I think that you do an excellent job in pointing out precisely that: namely, that Stenger continually breaks the laws of logic, and that his arguments are therefore to be ruled out of court.

May I take the liberty of repeating here a comment which I wrote to another review (by Kriss Mascard) of this Stenger book on this website:
"An excellent review [by Mascard, who complains that Stenger fails to deliver what he declares in his subtitle to be the achievement of his book, namely, 'How Science Shows That God Does Not Exist']. May I refer readers to my [trini's] review (dated 23 Sept 2010 on both UK and USA amazon) of Stephen Hawking's 2010 book "The Grand Design", where I take a very similar approach. I point out that Hawking's book has, as its subtitle on the dustcover of the UK edition, "New Answers to the Ultimate Questions of Life". Hawking's book totally fails to deliver what this subtitle claims. (Interestingly, this subtitle is missing from the USA edition - why? Had it quickly become obvious that it was quite untrue?)"

I am currenty rapidly re-reading, and will write an amazon review for, Dr Edgar Andrew's 2009 book, 'Who made God? - Searching for a Theology of Everything", which devotes most of a chapter, and many more references, to demolishing just this book of Stenger's - pointing out relentlessdly the same fundamental logical weaknesses of Stenger to which you call attention. Please look up Andrews's impressive qualifications and his life-work as a molecular scientist on both sides of the Atlantic. Dawkins also merits 44 unfavourable references in Andrews's index.

Other must-reads include Edward Feser's 2008 book "The Last Superstition - A Refutation of the New Atheism", the same author's "Aquinas", and Robert Spitzer's "New Proofs for the Existence of God - Contributions of Contemporary Physics and Philosophy" (2010), and James Le Fanu's "Why Us? - How science Rediscovered the Mystery of Ourselves" (2009). There are many more such.

I stress that these books all in one way or another both devastatingly refute the philosophical/theological views of the 'New Atheists' and positively show that the latest findings of science itself powerfully support the 'God Hypothesis', that is, that more and more scientic advances cohere with the 'hypothesis' that [a] God exists. Far from closing the 'gaps' in scientific knowledge which the theists are accused of filling by appealing to the (supposedly non-existent) 'God of the gaps', continuing discoveries especially of the multiplicity and complexity and perfection of life in all its forms only widens these gaps, which Darwinian evolutionary theory cannot explain, but which are compatible with the theistic hypothesis of a God who created all things out of nothing, and then sustains his creation at every moment.

I close for now with a quotation from page 95 of Andrews, repeated several times in his book, and in some shape or form by all 'my' authors: "The four scientifically inexplicable things I raised [in a debate in 1986 before the Oxford Union between Andrews and Dawkins!] were: (a) the origin of the universe; (b) the origin of the laws of nature; (c) the origin of life; and (d) the origin of mind and thought". [Sounds a lot like Flew's 'There is a God', which you mention and which I have reviewed.] More or less included in the above, and essentially beyond the capacity of 'hard' material science to explain, are free-will/morality, and the fact that the existence and activity of the (surely immaterial) human mind is not reducible to the material matter of the human brain.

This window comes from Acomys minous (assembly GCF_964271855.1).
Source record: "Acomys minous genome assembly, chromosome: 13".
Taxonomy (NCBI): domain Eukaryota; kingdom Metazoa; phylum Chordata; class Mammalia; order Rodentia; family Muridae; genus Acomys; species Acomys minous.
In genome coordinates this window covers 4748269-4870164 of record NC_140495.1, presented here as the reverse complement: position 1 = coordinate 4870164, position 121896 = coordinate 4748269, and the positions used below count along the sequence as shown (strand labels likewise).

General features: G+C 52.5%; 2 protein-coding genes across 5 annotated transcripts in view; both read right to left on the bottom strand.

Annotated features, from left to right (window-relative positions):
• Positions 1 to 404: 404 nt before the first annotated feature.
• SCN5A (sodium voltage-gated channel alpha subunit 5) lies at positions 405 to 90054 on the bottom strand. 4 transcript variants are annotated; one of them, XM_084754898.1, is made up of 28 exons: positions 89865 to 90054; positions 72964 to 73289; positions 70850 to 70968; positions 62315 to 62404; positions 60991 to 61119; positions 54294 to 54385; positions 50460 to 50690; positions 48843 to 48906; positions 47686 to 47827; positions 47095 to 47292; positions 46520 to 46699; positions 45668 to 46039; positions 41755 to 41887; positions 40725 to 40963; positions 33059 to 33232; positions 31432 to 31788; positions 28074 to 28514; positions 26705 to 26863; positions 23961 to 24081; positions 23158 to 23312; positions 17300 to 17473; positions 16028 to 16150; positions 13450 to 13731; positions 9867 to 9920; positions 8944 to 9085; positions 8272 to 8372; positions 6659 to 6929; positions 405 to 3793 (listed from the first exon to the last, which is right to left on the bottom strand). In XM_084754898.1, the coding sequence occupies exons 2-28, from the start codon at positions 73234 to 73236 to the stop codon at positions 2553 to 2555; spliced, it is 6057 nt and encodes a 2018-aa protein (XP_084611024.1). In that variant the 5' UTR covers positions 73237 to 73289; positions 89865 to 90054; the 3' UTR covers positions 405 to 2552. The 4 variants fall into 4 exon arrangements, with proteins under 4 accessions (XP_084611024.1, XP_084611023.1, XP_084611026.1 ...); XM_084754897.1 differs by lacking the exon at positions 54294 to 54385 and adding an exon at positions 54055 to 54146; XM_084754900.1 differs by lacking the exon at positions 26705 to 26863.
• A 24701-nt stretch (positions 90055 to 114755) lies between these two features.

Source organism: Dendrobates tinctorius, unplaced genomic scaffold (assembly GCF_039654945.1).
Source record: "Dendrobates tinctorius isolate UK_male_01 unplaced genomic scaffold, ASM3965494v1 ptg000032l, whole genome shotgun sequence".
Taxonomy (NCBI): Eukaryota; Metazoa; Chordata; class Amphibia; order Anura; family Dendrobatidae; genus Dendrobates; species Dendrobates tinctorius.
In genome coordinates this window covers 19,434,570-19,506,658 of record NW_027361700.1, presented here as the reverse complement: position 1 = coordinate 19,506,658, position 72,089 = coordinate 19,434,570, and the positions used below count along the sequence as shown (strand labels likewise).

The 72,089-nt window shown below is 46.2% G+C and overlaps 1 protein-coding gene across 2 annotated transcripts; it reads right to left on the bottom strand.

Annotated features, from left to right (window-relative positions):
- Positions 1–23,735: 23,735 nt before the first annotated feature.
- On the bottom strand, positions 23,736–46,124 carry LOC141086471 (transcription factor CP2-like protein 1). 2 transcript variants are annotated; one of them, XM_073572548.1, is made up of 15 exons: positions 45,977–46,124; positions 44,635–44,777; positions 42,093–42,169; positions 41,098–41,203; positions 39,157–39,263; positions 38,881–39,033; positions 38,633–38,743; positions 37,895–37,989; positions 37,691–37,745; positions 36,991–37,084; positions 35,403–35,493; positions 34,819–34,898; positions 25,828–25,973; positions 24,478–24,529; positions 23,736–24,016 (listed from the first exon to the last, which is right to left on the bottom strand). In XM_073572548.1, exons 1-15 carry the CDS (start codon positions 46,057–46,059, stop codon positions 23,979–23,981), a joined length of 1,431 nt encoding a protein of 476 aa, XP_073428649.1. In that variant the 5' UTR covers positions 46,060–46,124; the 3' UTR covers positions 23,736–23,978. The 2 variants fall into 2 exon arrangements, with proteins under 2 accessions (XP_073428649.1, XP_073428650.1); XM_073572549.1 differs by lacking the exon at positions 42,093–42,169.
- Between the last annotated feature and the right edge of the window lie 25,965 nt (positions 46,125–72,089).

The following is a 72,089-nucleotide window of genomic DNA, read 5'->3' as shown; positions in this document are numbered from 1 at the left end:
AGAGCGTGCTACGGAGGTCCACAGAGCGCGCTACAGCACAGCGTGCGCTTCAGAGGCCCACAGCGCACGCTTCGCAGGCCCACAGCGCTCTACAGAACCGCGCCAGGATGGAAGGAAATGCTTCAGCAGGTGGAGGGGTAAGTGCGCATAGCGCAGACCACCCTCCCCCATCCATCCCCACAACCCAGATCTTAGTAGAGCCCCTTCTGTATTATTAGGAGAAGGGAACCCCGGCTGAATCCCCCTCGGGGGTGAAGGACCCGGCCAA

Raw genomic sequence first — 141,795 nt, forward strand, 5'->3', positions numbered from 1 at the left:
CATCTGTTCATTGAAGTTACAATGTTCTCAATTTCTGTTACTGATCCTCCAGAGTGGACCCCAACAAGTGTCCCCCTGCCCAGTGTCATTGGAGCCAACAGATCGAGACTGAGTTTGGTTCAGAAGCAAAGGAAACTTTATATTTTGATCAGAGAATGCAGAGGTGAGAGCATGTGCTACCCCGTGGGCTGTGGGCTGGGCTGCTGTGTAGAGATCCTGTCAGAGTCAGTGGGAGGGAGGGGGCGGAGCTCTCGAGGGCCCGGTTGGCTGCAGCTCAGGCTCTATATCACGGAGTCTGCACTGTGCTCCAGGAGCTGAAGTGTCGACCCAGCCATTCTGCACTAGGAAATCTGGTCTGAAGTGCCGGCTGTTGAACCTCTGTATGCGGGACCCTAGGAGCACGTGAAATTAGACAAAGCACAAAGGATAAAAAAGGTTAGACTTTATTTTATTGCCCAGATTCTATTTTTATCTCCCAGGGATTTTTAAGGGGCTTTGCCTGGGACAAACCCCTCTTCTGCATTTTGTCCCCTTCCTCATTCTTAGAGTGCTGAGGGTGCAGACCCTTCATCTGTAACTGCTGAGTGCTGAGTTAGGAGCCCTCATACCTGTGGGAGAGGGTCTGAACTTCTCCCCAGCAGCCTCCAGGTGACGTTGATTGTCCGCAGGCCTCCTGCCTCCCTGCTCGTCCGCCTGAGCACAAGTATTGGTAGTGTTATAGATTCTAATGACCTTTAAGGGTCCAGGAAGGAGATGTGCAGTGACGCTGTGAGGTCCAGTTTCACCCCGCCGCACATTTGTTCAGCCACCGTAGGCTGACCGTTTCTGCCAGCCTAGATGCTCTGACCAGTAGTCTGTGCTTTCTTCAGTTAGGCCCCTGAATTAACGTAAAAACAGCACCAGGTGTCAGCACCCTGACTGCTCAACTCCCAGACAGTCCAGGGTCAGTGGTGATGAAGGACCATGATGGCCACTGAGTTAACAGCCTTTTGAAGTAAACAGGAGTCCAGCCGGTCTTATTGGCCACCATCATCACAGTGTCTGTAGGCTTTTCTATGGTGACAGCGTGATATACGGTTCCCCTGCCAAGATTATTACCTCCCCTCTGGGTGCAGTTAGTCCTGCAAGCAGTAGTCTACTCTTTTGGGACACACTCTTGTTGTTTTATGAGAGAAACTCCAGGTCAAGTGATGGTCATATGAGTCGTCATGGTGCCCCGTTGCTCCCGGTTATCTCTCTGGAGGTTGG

For me too, these questions remain totally unanswered and unanswerable by the atheists. I raise these same questions repeatedly in my reviews and comments on these amazon discussions.

In reply to an earlier post on 10 Sep 2012 09:41:41 BDT
Thank you for continuing what I think is a valuable discussion. I hope other readers think it so too. I find it rather frustrating to find 21/22 readers saying a review `isn't helpful' but with no explanation as to why! So let me home in at once on your main concern:
"There are many interesting facts and arguments in this book but, as always in this important subject, it is fundamentally a matter of personal belief"
We rely on the senses to give us data about the world and we use reason to interpret them. But behind both senses and reason lie beliefs or passions. What we take note of out the many items that impact daily on our brain and how we interpret them depends upon our world-view. A classical example would be in the interpretation of the Bible. Fundamentalists see this as the unequivocal word of God, true in every detail. I have quoted elsewhere the example of a 600 page book by Kitcher on `The Reliability of the Old Testament' which, not only atheists but scientists and many theologians think is, at best, historical fiction and, at worst, a load of pernicious rubbish. Even in just this one instance, how we regard the Bible depends on our beliefs. And I maintain that that is true of everything else we experience in life. And that is true of scientists as well, though our interpretations are likely to flow along fairly well established lines - but not necessarily so.
The reason I was awarded my PhD was because I applied quantum mechanical principles to a chemical reaction that had been known and studied for more than a century - I simply `saw' the reaction in a different way - a very specific example of how `beliefs' affect interpretation.
Stenger savages `Intelligent Design' to dismiss God the Designer. But most of the scientists and theologians I know have long since discredited ID as proposed by Michael Behe and William Dembski. So this is a hollow victory; but it's all a matter of interpretation based on beliefs.
Thank you for bringing these other books to my attention. I shall definitely follow some of these up. In return, you may be interested to read my reviews of Dawkins, Harris and Hitchens (atheists) and Lennox, McGrath, Markham and Swinburne (theists).
‹ Previous 1 Next ›